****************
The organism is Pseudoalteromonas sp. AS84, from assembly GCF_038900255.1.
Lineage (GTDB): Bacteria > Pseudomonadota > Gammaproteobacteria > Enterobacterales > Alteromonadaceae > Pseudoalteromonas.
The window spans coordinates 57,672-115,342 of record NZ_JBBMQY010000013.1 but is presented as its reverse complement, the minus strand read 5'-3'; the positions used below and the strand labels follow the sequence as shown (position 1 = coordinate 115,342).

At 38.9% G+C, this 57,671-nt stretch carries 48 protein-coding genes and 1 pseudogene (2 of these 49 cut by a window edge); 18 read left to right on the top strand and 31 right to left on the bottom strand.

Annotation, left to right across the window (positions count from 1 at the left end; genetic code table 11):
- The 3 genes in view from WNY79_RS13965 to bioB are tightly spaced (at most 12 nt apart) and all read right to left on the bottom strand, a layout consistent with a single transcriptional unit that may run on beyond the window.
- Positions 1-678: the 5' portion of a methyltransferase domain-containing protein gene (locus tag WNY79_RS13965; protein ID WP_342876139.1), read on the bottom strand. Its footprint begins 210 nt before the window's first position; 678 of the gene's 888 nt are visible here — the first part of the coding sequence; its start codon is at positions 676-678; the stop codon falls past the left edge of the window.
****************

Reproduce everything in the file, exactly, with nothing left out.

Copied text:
The organism is Pseudoalteromonas sp. AS84, from assembly GCF_038900255.1.
Lineage (GTDB): Bacteria > Pseudomonadota > Gammaproteobacteria > Enterobacterales > Alteromonadaceae > Pseudoalteromonas.
The window spans coordinates 57,672-115,342 of record NZ_JBBMQY010000013.1 but is presented as its reverse complement, the minus strand read 5'-3'; the positions used below and the strand labels follow the sequence as shown (position 1 = coordinate 115,342).

At 38.9% G+C, this 57,671-nt stretch carries 48 protein-coding genes and 1 pseudogene (2 of these 49 cut by a window edge); 18 read left to right on the top strand and 31 right to left on the bottom strand.

Annotation, left to right across the window (positions count from 1 at the left end; genetic code table 11):
- The 3 genes in view from WNY79_RS13965 to bioB are tightly spaced (at most 12 nt apart) and all read right to left on the bottom strand, a layout consistent with a single transcriptional unit that may run on beyond the window.
- Positions 1-678: the 5' portion of a methyltransferase domain-containing protein gene (locus tag WNY79_RS13965; protein ID WP_342876139.1), read on the bottom strand. Its footprint begins 210 nt before the window's first position; 678 of the gene's 888 nt are visible here — the first part of the coding sequence; its start codon is at positions 676-678; the stop codon falls past the left edge of the window.